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Homework Help: Tan(x) + sec(x) = sqrt(3), find x

  1. Sep 7, 2008 #1
    1. The problem statement, all variables and given/known data

    [tex]tan x + sec x=\sqrt{3}[/tex]
    Find x in 0 to 2*pi

    3. The attempt at a solution
    [tex]\frac{sin x+1}{cos x}=\sqrt{3}[/tex]

    [tex]\sqrt{3}cos x - sin x=1[/tex]

    [tex]2 sin (x - \frac{\pi}{3})=1[/tex]

    [tex]x - \frac{\pi}{3}=n\pi + (-1)^{n}\frac{\pi}{6}[/tex]

    My problem is that the the solution x=pi/6 is missing fom my general solution. Why?????
  2. jcsd
  3. Sep 7, 2008 #2


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    Homework Helper

    Hi ritwik06! :smile:
    Nooo … [tex]\ \ 2\,sin (\frac{\pi}{3}\ -\ x)\ =\ 1[/tex] :smile:

    and whyever is there a (-1)n in your:
  4. Sep 7, 2008 #3


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    Science Advisor

    Re: Trigonometry

    It's hard to tell why if you don't show all of your work!

    How did you get from
    [tex]\sqrt{3}cos x - sin x=1[/tex]
    [tex]2 sin (x - \frac{\pi}{3})=1[/tex]?
    I would have done this a completely different way:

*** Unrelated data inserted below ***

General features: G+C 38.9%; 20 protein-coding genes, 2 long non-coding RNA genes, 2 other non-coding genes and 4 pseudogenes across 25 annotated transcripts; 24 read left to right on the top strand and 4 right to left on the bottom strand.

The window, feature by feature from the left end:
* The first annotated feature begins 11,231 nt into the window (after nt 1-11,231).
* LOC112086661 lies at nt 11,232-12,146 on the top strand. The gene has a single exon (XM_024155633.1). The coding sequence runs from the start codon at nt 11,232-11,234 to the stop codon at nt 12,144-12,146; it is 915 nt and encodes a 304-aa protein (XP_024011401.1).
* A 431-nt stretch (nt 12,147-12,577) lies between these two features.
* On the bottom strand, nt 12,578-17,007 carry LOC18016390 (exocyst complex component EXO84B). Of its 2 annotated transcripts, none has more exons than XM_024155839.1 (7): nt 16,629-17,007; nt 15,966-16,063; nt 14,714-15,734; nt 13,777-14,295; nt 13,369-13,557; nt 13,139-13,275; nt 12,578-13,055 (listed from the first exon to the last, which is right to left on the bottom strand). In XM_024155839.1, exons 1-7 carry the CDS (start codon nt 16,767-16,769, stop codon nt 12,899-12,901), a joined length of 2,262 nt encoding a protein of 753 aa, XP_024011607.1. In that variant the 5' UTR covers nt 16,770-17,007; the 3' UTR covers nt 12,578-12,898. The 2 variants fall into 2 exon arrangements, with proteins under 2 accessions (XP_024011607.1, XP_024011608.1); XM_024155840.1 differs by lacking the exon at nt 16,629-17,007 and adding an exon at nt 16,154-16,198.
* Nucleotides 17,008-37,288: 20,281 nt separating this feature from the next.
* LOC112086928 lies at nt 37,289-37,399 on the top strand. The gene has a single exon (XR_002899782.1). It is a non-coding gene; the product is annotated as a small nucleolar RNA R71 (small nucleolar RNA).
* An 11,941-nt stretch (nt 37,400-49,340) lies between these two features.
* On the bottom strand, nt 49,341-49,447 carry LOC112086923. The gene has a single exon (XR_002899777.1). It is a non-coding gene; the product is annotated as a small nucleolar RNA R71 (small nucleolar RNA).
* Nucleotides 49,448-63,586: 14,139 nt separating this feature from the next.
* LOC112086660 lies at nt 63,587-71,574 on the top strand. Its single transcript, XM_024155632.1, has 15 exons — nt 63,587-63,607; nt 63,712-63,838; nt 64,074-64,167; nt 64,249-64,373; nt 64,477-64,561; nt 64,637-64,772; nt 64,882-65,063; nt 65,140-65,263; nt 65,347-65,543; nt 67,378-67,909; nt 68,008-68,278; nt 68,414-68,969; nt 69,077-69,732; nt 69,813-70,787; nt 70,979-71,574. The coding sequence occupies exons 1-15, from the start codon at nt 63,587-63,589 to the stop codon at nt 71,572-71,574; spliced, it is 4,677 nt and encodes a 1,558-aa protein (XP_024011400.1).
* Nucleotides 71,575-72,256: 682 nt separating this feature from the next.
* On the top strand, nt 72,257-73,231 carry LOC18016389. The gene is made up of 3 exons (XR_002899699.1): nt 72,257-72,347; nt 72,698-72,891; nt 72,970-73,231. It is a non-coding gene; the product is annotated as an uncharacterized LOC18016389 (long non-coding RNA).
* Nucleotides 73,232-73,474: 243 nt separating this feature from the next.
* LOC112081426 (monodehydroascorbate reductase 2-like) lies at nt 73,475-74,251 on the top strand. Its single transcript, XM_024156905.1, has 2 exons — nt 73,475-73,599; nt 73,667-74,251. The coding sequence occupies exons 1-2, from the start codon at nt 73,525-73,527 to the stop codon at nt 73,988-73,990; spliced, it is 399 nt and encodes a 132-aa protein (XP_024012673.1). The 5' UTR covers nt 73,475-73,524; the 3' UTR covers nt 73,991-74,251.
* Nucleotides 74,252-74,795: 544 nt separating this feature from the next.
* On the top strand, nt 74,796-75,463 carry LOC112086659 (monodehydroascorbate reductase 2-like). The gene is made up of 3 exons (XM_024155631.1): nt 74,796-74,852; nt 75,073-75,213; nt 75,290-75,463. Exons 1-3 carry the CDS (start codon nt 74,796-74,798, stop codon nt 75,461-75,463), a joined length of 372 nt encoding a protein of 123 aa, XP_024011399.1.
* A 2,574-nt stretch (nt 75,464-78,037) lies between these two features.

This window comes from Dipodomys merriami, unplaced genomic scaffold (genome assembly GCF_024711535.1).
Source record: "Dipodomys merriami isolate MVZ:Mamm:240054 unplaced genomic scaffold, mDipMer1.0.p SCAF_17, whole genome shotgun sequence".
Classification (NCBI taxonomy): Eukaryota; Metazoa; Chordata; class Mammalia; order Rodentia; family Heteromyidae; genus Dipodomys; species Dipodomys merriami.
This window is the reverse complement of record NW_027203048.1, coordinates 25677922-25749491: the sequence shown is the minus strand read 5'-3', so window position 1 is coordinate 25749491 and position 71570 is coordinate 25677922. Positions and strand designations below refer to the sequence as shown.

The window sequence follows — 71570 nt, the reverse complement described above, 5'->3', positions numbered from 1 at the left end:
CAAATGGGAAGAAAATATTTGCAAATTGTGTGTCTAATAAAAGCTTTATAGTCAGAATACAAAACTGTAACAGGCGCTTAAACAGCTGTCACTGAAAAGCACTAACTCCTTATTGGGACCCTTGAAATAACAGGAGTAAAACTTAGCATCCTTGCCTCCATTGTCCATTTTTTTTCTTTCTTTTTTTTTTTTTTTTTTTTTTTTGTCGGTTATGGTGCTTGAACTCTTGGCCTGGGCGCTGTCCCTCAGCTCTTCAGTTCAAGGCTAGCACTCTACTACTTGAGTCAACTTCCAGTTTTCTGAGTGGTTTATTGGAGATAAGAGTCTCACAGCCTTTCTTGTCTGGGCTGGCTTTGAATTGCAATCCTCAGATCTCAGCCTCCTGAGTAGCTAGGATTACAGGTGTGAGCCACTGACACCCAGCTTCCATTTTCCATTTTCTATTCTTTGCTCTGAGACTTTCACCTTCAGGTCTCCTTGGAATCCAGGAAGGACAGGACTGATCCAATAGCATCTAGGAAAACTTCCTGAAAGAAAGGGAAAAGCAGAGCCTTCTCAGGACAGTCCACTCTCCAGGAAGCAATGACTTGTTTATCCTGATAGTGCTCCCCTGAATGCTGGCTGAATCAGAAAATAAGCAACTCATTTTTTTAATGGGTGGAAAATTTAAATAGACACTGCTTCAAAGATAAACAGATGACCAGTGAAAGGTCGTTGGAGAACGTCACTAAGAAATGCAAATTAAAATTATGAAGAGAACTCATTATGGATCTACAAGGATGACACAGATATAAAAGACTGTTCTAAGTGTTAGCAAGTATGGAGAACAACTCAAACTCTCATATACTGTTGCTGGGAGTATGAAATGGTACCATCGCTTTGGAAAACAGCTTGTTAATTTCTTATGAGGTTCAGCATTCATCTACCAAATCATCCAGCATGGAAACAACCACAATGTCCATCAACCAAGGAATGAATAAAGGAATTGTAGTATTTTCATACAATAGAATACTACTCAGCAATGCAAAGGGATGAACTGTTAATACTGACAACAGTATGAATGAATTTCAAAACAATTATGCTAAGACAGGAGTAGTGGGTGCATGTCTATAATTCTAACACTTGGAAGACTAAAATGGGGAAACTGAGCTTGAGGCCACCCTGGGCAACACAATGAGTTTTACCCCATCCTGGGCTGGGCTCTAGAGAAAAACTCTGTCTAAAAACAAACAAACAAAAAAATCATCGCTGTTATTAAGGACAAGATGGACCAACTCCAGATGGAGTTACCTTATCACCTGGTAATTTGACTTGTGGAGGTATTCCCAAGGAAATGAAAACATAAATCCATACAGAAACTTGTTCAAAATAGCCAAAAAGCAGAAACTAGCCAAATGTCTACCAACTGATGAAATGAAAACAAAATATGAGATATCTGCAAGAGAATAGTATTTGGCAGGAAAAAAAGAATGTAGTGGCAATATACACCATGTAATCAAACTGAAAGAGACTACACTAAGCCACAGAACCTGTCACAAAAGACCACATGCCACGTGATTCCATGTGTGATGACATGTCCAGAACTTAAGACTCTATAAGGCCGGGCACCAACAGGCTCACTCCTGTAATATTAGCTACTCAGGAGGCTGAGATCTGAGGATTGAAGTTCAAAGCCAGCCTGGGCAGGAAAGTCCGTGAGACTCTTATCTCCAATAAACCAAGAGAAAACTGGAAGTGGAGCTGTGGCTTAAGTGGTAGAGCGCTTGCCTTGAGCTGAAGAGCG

[tex]\frac{sin x+1}{cos x}=\sqrt{3}[/tex]
    [tex]sin x+ 1= \sqrt{3} cos x[/tex]
    Now square both sides:
    [tex](sin x+ 1)^2= sin^2 x+ 2sin x+ 1= 3 cos^2x= 3(1- sin^2 x)[/itex]
    so that
    [tex] 4sin^2 x + 2sin x- 2=0[/tex]
    [tex]2 sin^2 x+ sin x- 2= (2 sin x- 1)(sin x+ 1)= 0.
    That has the two roots sin x= 1/2 and sin x= -1.

    If sin x= 1/2, then [itex]x= \pi/6[/itex] or [itex]5\pi/6[/itex] and if sin x= -1, then [itex]x= 3\pi/2[/itex].

    Since we squared, we may have introduced a new solution so we had better check in the original equation. If [itex]x= \pi/6[/itex], then [itex]tan x= sin x/cos x= \sqrt{3}/3[/itex] and [itex]sec x= 1/cos x= 2\sqrt{3}/3. Yes, those add to [itex]\sqrt{3}! If [itex]x= 5\pi/6[/itex] then [itex]tan x= sin x/cos x= -\sqrt{3}{3}[/itex], [itex]sec x= 1/cos x= -2\sqrt{3}/3[/itex] and those add to [itex]-\sqrt{3}[/itex], not [itex]\sqrt{3}[/itex]. If [itex]x= 3\pi/2[/itex], cos x does not exist and neither tan x nor sec x exists. The ONLY solution to the equation between 0 and [itex]2\pi[/itex] is [itex]x= \pi/6[/itex].
  5. Sep 8, 2008 #4
    Re: Trigonometry

    Thats obvious. But I used the polar format there.....
    \sqrt{3}cos x - sin x=1[/tex]

    f(x)=a cos x+ b sin x
    a =r sin y
    b =r cos y

    then f(x)=r sin(x+y)
    I used this. And I am wondering what i did wrong????
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